I received the results within a few days by email and was able to view these in my online account. It’s worth noting that by the time I ended up taking the test, I had had my little one, so some of the doctor’s comments may be slightly skewed.
My thoughts on the results:
Bear in mind that I’m not a doctor and don’t have any nutrition qualifications – these are my own thoughts.
I’m not surprised these was borderline on the low side. I have been taking Floradix, an iron supplement, occasionally but not regularly and also had a strange craving for red meat recently (mainly Five Guys burgers), which is most unusual as I’m normally pescatarian, if not vegetarian. Plus, I would have been losing a fair amount of blood through lochia, post-partum bleeding. I have a history of teenage anaemia (mainly down to the fact I decided to go vegetarian but had no education of how to eat a balanced diet) which was severe enough for doctors to consider a red blood cell transfusion.
I’ve got a history of high cholesterol in my family so I’m not too surprised by this. It does reinforce that I have to make sure that I alter my diet somewhat to try and reduce my LDL (bad cholesterol) measurements as it’s borderline high. I have also taken into consideration that cholesterol can be raised during pregnancy, and also that I’ve increased my intake of red meat and dairy (notably Greek yoghurt) in the last trimester.
Results came back as having raised ALT and Albumin levels which can be indicative of fatty liver disease. They say that inflammation can cause this and I wonder whether my chronic eczema is either the cause or the consequence of it. Recommendations are to decrease my fat, cholesterol and processed food intake.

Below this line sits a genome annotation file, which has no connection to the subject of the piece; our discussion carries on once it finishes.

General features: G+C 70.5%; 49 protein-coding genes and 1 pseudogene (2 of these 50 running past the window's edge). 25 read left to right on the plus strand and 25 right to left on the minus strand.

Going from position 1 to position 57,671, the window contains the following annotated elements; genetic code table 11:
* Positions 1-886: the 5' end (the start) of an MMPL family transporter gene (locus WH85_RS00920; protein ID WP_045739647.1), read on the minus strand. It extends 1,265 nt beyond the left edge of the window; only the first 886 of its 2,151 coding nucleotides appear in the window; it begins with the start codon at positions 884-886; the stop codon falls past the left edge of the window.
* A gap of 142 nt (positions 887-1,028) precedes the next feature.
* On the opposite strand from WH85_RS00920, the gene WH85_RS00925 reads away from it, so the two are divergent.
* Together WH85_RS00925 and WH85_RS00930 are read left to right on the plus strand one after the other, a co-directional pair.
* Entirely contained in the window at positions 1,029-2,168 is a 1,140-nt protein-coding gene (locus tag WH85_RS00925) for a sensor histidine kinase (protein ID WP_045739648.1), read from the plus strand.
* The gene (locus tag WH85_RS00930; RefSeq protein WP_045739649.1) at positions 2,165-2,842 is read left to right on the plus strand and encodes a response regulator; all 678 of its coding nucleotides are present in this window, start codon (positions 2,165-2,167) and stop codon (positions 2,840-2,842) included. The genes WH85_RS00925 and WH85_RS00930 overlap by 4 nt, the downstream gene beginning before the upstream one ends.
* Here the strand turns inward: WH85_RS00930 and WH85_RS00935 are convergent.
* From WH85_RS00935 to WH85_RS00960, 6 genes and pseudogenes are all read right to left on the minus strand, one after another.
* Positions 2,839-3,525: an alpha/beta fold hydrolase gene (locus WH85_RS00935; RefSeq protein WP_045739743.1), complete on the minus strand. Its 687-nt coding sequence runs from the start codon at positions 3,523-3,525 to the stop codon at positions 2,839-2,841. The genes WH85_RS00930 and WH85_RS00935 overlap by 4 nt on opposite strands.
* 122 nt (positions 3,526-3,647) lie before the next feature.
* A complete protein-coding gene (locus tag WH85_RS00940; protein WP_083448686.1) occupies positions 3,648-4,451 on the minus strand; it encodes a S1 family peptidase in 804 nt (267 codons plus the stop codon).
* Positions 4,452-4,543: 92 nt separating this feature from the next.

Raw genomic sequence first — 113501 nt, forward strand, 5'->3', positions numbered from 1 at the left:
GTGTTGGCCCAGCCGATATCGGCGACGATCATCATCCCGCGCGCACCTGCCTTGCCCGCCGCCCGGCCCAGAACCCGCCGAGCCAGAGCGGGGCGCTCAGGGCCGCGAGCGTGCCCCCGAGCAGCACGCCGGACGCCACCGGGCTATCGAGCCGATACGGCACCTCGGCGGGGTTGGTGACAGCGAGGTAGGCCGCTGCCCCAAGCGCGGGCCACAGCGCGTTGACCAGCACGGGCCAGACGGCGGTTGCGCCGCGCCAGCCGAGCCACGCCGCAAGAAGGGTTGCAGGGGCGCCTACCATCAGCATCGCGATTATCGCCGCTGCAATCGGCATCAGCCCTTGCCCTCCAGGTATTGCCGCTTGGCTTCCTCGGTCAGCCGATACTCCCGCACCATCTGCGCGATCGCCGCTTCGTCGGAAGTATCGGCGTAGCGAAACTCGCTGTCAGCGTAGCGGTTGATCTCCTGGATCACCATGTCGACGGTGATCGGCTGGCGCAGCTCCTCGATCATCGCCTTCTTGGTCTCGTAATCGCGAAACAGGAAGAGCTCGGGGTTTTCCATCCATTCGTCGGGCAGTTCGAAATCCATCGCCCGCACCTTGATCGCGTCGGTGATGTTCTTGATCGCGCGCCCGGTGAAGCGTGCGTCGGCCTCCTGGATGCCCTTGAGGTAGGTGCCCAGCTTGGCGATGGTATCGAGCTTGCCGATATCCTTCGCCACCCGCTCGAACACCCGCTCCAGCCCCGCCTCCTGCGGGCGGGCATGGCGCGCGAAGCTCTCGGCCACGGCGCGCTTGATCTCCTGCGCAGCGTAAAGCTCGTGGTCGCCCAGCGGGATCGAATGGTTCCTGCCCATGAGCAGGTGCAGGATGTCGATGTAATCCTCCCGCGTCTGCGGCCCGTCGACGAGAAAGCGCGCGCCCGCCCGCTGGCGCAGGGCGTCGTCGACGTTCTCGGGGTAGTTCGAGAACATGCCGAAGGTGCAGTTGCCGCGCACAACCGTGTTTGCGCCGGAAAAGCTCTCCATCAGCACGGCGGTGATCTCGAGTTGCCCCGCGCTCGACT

I was just in the normal range for vitamin D levels. I’m sure this has been boosted by the pre-natal vitamins I’d been taking and also maybe with the short time we spent in Tenerife (despite us having rain for 5 out of 7 days we were there) towards the end of my pregnancy. I was worried this would be low as we’ve had such a long and miserable winter! I’ll be keeping up with my vitamin D supplements and trying to get out in the sunshine now that the weather’s brightened up.
I couldn’t find my results for this in my dashboard and am currently waiting for feedback on this.
I really liked how you had a personalized summary with clear advice from a real-life doctor. Some of the comments further into the results were generic comments, but for a relatively low cost test, I appreciated the personal touch – this was definitely of value to me. I also thought that the information given was relatively easy to understand and well-explained which makes it accessible to people with no medical training like myself. The further you click into the results, the more information you get. It was also useful to have clear advice on what changes to make to improve health. For me, however, they advised on improving my diet (which is fair point – I am the first to admit it had gone a little wayward) and exercise, which I felt I’d been doing a fair amount of, considering I was pregnant!
To have these tests done privately would be significantly more expensive and time-consuming. On the upside, you’d have access to a doctor who could answer any questions you might have, and they would be taking venous blood which some consider to give more accurate results, although Thriva assures otherwise. For the price it is, I feel like Thriva offers a useful, low-cost and convenient option for those who want to take responsibility for their health; the Baseline test gave me a clear snapshot into some of the important health markers and sound advice for improving my health going forward. As suggested by Thriva, it would be beneficial to regularly take these tests and I’d be interested to see how my results change post-natally in a few months time after implementing the suggested diet recommendations.
Who’s it for: Best suited for those who want to keep an eye on their health and prevent health issues before they arise.
How much: The tests cost from £29